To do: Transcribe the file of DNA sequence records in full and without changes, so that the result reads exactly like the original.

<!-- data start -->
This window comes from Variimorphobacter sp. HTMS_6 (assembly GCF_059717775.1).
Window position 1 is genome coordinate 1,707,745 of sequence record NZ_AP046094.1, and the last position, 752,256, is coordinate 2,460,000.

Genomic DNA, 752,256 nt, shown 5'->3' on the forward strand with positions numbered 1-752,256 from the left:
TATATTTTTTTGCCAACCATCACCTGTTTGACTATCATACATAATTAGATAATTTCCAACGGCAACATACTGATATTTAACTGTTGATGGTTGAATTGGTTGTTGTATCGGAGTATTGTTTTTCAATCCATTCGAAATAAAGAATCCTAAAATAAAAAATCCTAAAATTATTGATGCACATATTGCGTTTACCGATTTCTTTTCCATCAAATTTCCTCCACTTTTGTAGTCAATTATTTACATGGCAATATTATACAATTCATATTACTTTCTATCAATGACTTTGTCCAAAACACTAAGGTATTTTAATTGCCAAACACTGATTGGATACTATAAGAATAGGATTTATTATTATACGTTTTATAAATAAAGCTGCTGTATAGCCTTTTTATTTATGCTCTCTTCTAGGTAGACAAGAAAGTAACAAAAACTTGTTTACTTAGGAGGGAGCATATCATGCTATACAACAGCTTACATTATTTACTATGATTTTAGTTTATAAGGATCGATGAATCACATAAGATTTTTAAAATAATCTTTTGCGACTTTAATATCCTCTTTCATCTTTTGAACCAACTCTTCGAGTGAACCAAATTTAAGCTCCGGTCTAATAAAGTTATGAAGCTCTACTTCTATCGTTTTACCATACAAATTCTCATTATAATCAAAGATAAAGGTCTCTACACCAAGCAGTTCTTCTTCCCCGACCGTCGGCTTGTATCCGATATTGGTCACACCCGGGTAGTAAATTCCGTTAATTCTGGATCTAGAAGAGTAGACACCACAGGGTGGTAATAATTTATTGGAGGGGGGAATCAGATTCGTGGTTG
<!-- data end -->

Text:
This window comes from Variimorphobacter sp. HTMS_6 (assembly GCF_059717775.1).
Window position 1 is genome coordinate 1,707,745 of sequence record NZ_AP046094.1, and the last position, 752,256, is coordinate 2,460,000.

Genomic DNA, 752,256 nt, shown 5'->3' on the forward strand with positions numbered 1-752,256 from the left:
TATATTTTTTTGCCAACCATCACCTGTTTGACTATCATACATAATTAGATAATTTCCAACGGCAACATACTGATATTTAACTGTTGATGGTTGAATTGGTTGTTGTATCGGAGTATTGTTTTTCAATCCATTCGAAATAAAGAATCCTAAAATAAAAAATCCTAAAATTATTGATGCACATATTGCGTTTACCGATTTCTTTTCCATCAAATTTCCTCCACTTTTGTAGTCAATTATTTACATGGCAATATTATACAATTCATATTACTTTCTATCAATGACTTTGTCCAAAACACTAAGGTATTTTAATTGCCAAACACTGATTGGATACTATAAGAATAGGATTTATTATTATACGTTTTATAAATAAAGCTGCTGTATAGCCTTTTTATTTATGCTCTCTTCTAGGTAGACAAGAAAGTAACAAAAACTTGTTTACTTAGGAGGGAGCATATCATGCTATACAACAGCTTACATTATTTACTATGATTTTAGTTTATAAGGATCGATGAATCACATAAGATTTTTAAAATAATCTTTTGCGACTTTAATATCCTCTTTCATCTTTTGAACCAACTCTTCGAGTGAACCAAATTTAAGCTCCGGTCTAATAAAGTTATGAAGCTCTACTTCTATCGTTTTACCATACAAATTCTCATTATAATCAAAGATAAAGGTCTCTACACCAAGCAGTTCTTCTTCCCCGACCGTCGGCTTGTATCCGATATTGGTCACACCCGGGTAGTAAATTCCGTTAATTCTGGATCTAGAAGAGTAGACACCACAGGGTGGTAATAATTTATTGGAGGGGGGAATCAGATTCGTGGTTG